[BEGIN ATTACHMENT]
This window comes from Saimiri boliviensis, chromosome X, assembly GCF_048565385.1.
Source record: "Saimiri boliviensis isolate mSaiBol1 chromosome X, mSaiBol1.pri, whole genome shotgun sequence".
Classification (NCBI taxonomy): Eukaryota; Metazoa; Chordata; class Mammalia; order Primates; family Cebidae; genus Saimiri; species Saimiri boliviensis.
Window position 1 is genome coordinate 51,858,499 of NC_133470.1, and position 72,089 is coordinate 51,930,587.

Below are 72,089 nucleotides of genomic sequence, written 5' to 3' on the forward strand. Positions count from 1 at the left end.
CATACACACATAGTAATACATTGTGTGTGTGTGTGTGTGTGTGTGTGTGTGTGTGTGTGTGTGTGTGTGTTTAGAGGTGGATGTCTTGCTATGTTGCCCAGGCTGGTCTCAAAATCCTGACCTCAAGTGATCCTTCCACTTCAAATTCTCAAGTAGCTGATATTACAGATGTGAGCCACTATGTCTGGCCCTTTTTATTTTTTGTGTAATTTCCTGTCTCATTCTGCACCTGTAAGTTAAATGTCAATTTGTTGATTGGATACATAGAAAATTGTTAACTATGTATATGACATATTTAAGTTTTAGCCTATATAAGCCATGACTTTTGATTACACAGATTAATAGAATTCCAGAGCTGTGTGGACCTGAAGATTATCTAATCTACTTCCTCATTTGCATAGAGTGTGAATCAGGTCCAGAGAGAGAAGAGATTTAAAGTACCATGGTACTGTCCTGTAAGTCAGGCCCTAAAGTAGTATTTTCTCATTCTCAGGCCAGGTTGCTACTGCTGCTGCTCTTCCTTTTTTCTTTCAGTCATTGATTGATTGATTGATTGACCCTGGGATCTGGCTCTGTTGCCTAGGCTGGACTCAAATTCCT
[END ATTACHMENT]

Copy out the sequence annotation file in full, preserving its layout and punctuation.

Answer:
This window comes from Saimiri boliviensis, chromosome X, assembly GCF_048565385.1.
Source record: "Saimiri boliviensis isolate mSaiBol1 chromosome X, mSaiBol1.pri, whole genome shotgun sequence".
Classification (NCBI taxonomy): Eukaryota; Metazoa; Chordata; class Mammalia; order Primates; family Cebidae; genus Saimiri; species Saimiri boliviensis.
Window position 1 is genome coordinate 51,858,499 of NC_133470.1, and position 72,089 is coordinate 51,930,587.

Below are 72,089 nucleotides of genomic sequence, written 5' to 3' on the forward strand. Positions count from 1 at the left end.
CATACACACATAGTAATACATTGTGTGTGTGTGTGTGTGTGTGTGTGTGTGTGTGTGTGTGTGTGTGTGTTTAGAGGTGGATGTCTTGCTATGTTGCCCAGGCTGGTCTCAAAATCCTGACCTCAAGTGATCCTTCCACTTCAAATTCTCAAGTAGCTGATATTACAGATGTGAGCCACTATGTCTGGCCCTTTTTATTTTTTGTGTAATTTCCTGTCTCATTCTGCACCTGTAAGTTAAATGTCAATTTGTTGATTGGATACATAGAAAATTGTTAACTATGTATATGACATATTTAAGTTTTAGCCTATATAAGCCATGACTTTTGATTACACAGATTAATAGAATTCCAGAGCTGTGTGGACCTGAAGATTATCTAATCTACTTCCTCATTTGCATAGAGTGTGAATCAGGTCCAGAGAGAGAAGAGATTTAAAGTACCATGGTACTGTCCTGTAAGTCAGGCCCTAAAGTAGTATTTTCTCATTCTCAGGCCAGGTTGCTACTGCTGCTGCTCTTCCTTTTTTCTTTCAGTCATTGATTGATTGATTGATTGACCCTGGGATCTGGCTCTGTTGCCTAGGCTGGACTCAAATTCCT